Bauhaus-Universität Weimar

OTHER INVOLUNTARY MOTIONS. 155 
time ; for then it is very perceptible, being accompanied with great 
uneafinefs and anxiety. The adlion of the air, aliments, and bile, 
upon the inteftines, which is the caufe of their periftaltic motion, is 
commonly unperceived by us ; but let thefiimulus adling on the in¬ 
teftines be increafed, as is the cafe when any ftrong purgative is 
taken, or when any acrid humours are lodged in the prhnœ vite, 
and it will be felt very fenfibly. The fiimulus of light upon the 
retina, which makes the pupil contrail, is feldom perceived or re¬ 
garded, unlefs when the degree of light is much ftronger than what 
the eye, immediately before, had been expofed to. The aélion of 
the returning blood upon the heart, though it be ufually impercep¬ 
tible, in fome cafes is plainly to be felt: for people, efpecially fuch 
as have weak nerves, after a fudden fright, (which makes the blood 
return more haftily, and in greater quantity, than ufual to the heart), 
are fenfible of a particular feeling from this organ’s being more 
than ordinarily affeefted by a furcharge of that fluid. In various 
parts of the body, pulfations, or fmall alternate convulfions, are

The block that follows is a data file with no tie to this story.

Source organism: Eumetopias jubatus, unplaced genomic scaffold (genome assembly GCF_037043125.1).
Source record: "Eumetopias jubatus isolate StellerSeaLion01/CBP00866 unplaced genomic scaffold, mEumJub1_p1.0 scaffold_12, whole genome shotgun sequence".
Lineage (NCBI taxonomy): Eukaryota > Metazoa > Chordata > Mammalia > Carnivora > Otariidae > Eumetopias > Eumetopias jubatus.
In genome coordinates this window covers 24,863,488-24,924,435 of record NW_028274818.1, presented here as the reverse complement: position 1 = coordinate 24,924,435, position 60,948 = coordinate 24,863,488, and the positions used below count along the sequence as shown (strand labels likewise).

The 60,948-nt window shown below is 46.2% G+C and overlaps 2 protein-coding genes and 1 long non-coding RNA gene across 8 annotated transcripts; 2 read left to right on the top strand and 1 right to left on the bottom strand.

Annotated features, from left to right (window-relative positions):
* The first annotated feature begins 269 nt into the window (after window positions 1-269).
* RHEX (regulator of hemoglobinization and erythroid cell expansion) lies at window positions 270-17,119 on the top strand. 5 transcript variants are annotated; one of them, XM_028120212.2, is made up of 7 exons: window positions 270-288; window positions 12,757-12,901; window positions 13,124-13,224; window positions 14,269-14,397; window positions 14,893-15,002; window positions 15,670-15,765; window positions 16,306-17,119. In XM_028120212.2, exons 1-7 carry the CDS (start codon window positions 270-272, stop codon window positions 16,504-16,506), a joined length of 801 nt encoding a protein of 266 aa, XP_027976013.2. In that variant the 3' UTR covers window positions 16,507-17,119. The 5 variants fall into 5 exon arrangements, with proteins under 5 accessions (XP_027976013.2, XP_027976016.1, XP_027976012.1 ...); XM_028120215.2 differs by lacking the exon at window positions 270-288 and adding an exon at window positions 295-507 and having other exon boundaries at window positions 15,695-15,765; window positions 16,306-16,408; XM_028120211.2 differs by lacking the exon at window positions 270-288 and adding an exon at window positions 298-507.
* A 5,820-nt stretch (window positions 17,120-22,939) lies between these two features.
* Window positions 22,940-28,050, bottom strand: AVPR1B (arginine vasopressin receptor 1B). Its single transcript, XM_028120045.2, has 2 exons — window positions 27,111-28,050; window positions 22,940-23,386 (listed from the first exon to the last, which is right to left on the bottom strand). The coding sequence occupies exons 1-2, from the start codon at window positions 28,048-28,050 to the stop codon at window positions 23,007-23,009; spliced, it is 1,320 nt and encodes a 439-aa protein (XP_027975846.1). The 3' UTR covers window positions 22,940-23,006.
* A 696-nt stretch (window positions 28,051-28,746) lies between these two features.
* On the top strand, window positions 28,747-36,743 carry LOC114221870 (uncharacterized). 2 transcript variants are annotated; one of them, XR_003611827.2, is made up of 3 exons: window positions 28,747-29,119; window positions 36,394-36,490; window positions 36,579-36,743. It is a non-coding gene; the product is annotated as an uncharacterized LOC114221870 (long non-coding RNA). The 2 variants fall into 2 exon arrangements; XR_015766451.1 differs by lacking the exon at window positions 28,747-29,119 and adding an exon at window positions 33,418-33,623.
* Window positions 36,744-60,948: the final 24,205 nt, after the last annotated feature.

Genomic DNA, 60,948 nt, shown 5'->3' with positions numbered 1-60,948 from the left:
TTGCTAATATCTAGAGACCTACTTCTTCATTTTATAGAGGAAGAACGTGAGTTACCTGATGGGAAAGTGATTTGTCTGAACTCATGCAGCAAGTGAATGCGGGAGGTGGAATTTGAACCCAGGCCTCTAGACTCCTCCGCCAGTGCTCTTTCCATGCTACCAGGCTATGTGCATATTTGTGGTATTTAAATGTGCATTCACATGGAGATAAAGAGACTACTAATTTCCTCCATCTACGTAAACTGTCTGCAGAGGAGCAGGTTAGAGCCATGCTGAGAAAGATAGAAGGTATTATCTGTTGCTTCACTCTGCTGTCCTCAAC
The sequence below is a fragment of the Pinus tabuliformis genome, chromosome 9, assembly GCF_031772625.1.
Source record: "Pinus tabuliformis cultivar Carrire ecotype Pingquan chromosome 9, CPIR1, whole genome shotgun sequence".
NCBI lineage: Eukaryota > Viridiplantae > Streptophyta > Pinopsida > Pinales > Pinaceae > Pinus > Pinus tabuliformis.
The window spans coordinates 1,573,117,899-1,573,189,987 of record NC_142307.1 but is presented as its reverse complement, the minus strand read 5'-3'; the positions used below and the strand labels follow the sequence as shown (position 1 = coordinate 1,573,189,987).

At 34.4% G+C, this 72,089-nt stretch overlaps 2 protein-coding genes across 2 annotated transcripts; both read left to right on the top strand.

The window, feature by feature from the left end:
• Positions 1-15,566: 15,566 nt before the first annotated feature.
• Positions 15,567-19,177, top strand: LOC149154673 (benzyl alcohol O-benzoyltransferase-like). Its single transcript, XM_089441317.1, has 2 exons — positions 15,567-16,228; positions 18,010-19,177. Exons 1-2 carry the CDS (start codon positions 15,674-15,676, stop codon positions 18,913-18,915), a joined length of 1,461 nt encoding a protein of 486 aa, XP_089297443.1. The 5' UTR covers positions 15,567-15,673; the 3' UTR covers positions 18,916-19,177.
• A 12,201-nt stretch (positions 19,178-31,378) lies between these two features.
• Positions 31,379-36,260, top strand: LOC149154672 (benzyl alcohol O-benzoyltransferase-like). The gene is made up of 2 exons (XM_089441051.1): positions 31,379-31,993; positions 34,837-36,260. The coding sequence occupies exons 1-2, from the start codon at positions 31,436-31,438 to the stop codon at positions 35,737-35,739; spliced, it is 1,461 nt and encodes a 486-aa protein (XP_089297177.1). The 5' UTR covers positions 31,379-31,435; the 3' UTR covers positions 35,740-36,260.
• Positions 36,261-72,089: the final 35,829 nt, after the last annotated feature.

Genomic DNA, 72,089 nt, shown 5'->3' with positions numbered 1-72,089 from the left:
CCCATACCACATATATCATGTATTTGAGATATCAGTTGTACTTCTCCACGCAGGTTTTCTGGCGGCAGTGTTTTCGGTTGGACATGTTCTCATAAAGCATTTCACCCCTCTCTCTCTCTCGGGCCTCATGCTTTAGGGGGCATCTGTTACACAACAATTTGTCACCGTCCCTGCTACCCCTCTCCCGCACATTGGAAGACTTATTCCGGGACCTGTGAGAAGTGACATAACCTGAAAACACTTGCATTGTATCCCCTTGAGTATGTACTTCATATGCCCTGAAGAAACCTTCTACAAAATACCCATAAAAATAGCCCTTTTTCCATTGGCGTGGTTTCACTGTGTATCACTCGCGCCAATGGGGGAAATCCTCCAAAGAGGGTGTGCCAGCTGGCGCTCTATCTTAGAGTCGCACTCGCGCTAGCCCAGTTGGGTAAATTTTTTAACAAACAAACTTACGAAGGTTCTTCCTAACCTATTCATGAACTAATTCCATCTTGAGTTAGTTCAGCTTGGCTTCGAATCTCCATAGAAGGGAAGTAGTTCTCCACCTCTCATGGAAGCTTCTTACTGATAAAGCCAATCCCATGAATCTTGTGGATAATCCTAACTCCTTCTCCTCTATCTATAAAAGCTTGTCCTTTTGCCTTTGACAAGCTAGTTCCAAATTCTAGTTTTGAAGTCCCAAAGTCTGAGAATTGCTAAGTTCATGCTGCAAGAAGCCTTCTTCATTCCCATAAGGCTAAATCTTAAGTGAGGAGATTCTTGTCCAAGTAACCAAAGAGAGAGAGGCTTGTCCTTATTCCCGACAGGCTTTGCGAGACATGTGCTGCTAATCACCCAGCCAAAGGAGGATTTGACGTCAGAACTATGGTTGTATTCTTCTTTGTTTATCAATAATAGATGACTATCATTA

fometimes perceived, which, as they keep not time with the beating 
of the heart, cannot be arterial vibrations, but muft be the alternate 
contrariions of mufcles, or, rather, of a fmall parcel of their fibres. 
There is no fenfation of aftimnlus in the part before thefe motions begin, 
or while they continue; and yet, as they frequently happen to peo¬ 
ple in health, whofe brain and nervous fyflem are found, it is pro¬ 
bable that they are owing to fome obftru&ing matter, which over- 
firetches the fibres of the fubtiler veffels, or to acrid particles in the 
fluids touching the tender nerves of the convulfed part. 
ß The fiimulus occasioning the vital motions is unperceived byus, 
not only on account of its gentlenefs, but alfo becaufewe have been 
accuftomed to it from our birth. The force of cullom is great and 
unaccountable ; what we have been long ufed to, we become fcarce- 
ly fenfible of, while things wdiich are new, though more trifling, 
and of weaker impredion, affetf: us remarkably. Thus he who is 
accuftomed to the country, is much affe&ed with the noife and 
bridle of a populous city : but by ufe, he daily becomes lefs and'lefs 
U 2 fenfible
        

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